With the Martus and Bookshare technology fairly mature, Fruchterman was ready for a new challenge. Today, he is gearing up Benetech’s engineering team to put the type of explosives-detection technology at the heart of $50 000 military mine sweepers—and even costlier airport shoe and baggage scanners—into a lightweight, compact product that can be easily used by humanitarian organizations trying to clear abandoned minefields. And that will cost these organizations only $2500 to buy.
Some 100 million land mines sit in the ground of at least 80 countries; they kill or injure more than 15 000 people every year. Today, mine removal experts, known as deminers, rely on metal detectors to find mines. But minefields are usually full of shrapnel and other debris from previous detonations, so a typical metal detector records about 100 to 500 false positives for every actual mine detected--and every positive hit must be investigated. After the metal detector identifies a possible mine, deminers use sharp sticks to probe it, through the ground, at an angle, trying not to set it off. The process is hugely time-consuming and dangerous.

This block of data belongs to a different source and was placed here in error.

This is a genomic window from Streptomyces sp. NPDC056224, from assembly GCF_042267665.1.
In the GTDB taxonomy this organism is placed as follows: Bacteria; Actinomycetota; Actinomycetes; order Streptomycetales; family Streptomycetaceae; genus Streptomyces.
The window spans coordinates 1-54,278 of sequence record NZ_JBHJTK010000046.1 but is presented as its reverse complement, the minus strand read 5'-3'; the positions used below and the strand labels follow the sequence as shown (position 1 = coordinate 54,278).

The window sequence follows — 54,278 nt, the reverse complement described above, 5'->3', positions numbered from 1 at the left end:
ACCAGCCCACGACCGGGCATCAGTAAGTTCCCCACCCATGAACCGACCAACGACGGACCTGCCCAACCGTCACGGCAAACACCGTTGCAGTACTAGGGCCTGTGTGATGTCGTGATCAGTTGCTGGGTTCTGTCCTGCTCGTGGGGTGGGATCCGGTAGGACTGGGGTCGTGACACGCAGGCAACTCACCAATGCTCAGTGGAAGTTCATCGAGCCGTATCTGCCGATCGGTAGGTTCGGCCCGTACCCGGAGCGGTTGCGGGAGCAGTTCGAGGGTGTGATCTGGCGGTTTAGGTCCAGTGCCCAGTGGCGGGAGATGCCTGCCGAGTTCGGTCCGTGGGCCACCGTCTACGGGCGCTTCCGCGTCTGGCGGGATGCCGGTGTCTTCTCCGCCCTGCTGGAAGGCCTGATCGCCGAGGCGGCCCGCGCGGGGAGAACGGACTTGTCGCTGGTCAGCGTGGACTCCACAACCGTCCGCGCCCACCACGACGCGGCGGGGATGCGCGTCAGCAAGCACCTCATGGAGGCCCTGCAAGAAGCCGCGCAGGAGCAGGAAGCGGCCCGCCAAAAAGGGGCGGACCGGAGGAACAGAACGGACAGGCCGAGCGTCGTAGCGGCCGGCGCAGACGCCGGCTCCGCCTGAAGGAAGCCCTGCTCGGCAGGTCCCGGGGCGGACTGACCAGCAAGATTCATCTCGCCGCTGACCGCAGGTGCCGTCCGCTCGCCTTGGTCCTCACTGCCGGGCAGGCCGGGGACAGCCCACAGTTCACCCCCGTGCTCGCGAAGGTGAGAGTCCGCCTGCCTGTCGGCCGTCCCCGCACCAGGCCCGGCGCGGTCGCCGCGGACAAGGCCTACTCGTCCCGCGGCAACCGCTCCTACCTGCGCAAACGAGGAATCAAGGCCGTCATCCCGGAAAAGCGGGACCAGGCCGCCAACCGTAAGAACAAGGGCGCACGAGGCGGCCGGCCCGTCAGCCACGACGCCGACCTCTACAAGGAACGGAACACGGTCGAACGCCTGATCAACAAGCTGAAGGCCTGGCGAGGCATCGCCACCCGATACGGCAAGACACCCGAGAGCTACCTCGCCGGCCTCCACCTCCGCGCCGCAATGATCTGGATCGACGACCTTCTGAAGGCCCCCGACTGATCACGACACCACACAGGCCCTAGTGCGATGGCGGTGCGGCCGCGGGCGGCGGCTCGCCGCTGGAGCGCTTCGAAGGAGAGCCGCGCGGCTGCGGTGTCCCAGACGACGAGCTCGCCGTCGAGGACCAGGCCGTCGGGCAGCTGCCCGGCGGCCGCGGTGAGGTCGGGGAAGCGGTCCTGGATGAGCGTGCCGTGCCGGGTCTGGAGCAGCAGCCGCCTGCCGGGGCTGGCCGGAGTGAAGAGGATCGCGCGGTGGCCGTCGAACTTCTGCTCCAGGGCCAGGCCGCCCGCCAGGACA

Fruchterman’s idea of bringing new technology to attack the demining problem goes back to 2000 and a conversation he had with a program director with the Defense Advanced Research Projects Agency. She told Fruchterman about a promising explosives-detection project at DARPA, exploiting magnetic-resonance technology that, used with conventional metal detectors, could dramatically reduce false positives. The technology makes plastic mines with tiny bits of metal distinguishable from shrapnel. Fruchterman was intrigued enough to visit the key development engineers at Quantum Mechanics, a San Diego subsidiary of InVision Technologies, a manufacturer of airport bomb-detection equipment. At the time, Fruchterman found the technology promising but nowhere near ready to be a military product, much less an inexpensive humanitarian one.